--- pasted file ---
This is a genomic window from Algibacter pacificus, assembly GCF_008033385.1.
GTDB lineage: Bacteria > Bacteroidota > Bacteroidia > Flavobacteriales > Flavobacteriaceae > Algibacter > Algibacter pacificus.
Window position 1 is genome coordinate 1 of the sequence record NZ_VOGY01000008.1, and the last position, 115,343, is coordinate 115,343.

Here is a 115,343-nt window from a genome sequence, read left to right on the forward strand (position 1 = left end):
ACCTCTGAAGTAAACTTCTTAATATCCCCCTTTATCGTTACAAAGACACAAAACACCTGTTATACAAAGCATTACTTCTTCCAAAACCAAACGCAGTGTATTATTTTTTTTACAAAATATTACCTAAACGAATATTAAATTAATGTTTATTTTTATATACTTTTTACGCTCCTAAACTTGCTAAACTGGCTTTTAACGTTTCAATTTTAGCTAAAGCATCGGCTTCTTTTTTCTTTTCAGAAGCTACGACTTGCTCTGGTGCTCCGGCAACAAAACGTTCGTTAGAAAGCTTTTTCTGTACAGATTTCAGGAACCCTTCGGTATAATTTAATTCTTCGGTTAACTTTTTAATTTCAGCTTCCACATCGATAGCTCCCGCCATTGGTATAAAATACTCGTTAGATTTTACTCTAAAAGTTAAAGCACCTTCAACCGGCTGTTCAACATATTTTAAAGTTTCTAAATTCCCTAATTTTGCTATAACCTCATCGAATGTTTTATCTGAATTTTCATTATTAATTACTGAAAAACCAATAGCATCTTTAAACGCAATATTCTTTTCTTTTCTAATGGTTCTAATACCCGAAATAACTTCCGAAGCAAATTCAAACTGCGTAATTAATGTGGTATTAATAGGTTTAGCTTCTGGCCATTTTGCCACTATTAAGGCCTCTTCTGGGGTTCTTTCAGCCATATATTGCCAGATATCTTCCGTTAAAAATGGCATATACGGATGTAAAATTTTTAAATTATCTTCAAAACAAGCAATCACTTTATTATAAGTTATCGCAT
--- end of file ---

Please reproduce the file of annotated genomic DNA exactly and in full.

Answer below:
This is a genomic window from Algibacter pacificus, assembly GCF_008033385.1.
GTDB lineage: Bacteria > Bacteroidota > Bacteroidia > Flavobacteriales > Flavobacteriaceae > Algibacter > Algibacter pacificus.
Window position 1 is genome coordinate 1 of the sequence record NZ_VOGY01000008.1, and the last position, 115,343, is coordinate 115,343.

Here is a 115,343-nt window from a genome sequence, read left to right on the forward strand (position 1 = left end):
ACCTCTGAAGTAAACTTCTTAATATCCCCCTTTATCGTTACAAAGACACAAAACACCTGTTATACAAAGCATTACTTCTTCCAAAACCAAACGCAGTGTATTATTTTTTTTACAAAATATTACCTAAACGAATATTAAATTAATGTTTATTTTTATATACTTTTTACGCTCCTAAACTTGCTAAACTGGCTTTTAACGTTTCAATTTTAGCTAAAGCATCGGCTTCTTTTTTCTTTTCAGAAGCTACGACTTGCTCTGGTGCTCCGGCAACAAAACGTTCGTTAGAAAGCTTTTTCTGTACAGATTTCAGGAACCCTTCGGTATAATTTAATTCTTCGGTTAACTTTTTAATTTCAGCTTCCACATCGATAGCTCCCGCCATTGGTATAAAATACTCGTTAGATTTTACTCTAAAAGTTAAAGCACCTTCAACCGGCTGTTCAACATATTTTAAAGTTTCTAAATTCCCTAATTTTGCTATAACCTCATCGAATGTTTTATCTGAATTTTCATTATTAATTACTGAAAAACCAATAGCATCTTTAAACGCAATATTCTTTTCTTTTCTAATGGTTCTAATACCCGAAATAACTTCCGAAGCAAATTCAAACTGCGTAATTAATGTGGTATTAATAGGTTTAGCTTCTGGCCATTTTGCCACTATTAAGGCCTCTTCTGGGGTTCTTTCAGCCATATATTGCCAGATATCTTCCGTTAAAAATGGCATATACGGATGTAAAATTTTTAAATTATCTTCAAAACAAGCAATCACTTTATTATAAGTTATCGCAT